II. Jurisdiction

The Court has original jurisdiction over this case pursuant to 28 U.S.C. § 1332. At all relevant times, McFarland has been a citizen of New York and FNF Servicing Inc., of which Loan Care is a division, has been incorporated and maintained its principal place of business in Virginia. The diversity of citizenship requirement is therefore satisfied. Because McFarland seeks damages in the amount of $239, 500, the amount in controversy requirement of diversity jurisdiction is also satisfied. This case was originally filed in the Supreme Court of the State of New York, County of Bronx, and Loan Care filed a Notice of Removal pursuant to 28 U.S.C. §§ 1332, 1441, and 1446 in a timely fashion. Accordingly, removal to this Court was proper.

III. Background

On April 20, 2009, McFarland purchased the premises known as 850 Home Street, Apartment 2E, Bronx, New York 10459 ("the Premises"). He obtained a mortgage in the amount of $235, 063 from the Freedom Mortgage Company with an interest rate of five percent per year. Under the terms of the mortgage, he owed $1, 261.87 in monthly payments for principal and interest, along with various escrow items that brought the total monthly payment to $1, 518.70. The loan was due May 1, 2039.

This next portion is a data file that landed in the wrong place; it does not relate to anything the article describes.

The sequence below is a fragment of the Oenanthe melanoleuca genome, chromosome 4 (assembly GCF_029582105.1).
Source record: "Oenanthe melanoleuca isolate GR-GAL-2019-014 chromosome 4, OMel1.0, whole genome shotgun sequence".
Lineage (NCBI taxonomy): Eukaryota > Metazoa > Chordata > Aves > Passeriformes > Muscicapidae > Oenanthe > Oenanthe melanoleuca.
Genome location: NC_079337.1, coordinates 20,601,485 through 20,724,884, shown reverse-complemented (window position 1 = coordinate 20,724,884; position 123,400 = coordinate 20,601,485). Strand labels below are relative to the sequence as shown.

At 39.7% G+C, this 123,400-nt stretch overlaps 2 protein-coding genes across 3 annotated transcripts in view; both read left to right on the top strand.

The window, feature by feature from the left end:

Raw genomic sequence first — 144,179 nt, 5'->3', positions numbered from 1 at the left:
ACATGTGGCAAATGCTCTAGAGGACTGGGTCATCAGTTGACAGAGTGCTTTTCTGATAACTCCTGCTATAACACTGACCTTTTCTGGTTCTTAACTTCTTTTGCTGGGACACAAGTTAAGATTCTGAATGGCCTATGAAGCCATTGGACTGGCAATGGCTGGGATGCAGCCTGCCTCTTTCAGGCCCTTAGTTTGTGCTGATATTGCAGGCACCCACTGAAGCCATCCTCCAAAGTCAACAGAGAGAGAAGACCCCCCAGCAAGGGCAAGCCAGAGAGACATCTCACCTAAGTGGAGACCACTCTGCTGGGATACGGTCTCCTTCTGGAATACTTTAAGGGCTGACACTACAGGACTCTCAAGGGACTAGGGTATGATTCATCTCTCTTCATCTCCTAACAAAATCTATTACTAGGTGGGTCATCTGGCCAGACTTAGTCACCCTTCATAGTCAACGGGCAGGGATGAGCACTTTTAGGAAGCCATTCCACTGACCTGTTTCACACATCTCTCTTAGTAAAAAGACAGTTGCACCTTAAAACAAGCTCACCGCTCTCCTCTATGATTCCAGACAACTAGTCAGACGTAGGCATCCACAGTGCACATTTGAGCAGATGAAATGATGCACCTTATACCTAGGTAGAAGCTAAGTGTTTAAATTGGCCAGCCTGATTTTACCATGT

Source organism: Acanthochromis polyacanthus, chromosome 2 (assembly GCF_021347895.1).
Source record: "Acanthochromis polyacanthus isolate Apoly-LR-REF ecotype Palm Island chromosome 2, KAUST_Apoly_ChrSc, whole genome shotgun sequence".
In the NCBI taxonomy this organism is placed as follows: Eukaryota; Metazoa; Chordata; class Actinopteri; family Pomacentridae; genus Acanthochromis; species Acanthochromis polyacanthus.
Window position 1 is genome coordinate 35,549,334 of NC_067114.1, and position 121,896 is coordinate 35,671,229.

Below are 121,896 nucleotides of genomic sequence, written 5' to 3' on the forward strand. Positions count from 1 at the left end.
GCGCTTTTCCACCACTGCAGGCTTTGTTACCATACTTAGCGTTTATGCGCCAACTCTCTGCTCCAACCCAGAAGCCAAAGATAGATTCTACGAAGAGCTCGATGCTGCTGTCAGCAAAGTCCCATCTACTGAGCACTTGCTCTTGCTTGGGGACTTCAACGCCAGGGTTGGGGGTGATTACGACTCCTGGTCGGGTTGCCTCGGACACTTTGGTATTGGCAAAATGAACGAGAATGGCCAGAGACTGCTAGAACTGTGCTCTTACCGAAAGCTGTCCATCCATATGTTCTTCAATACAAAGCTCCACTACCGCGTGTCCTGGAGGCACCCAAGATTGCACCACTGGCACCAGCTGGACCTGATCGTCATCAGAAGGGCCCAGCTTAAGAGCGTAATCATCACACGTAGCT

Whereas McFarland's 2008 tax return indicated an adjusted gross income of $79, 448, this figure fell to $61, 216 in 2009 and then increased to $61, 929 in 2010. Throughout this period, McFarland was employed at Madison Square Garden as a suite attendant and as a substitute teacher at PS 83; the bulk of his income was derived from his job at Madison Square Garden.

On June 12, 2010, McFarland filed for Chapter 13 bankruptcy with the United States Bankruptcy Court, Southern District of New York. His petition listed assets totaling $217, 965 and liabilities totaling $276, 209. His main asset, comprising $202, 373 of his total assets, was the Premises. McFarland recalls that he owed approximately $3, 000 per month in debt at that time. He explains that school budgets were slashed in 2009-2010, and that his gross income dropped by $20, 000. McFarland was represented by Daniel M. Katzner, an attorney, throughout his Chapter 13 bankruptcy proceedings.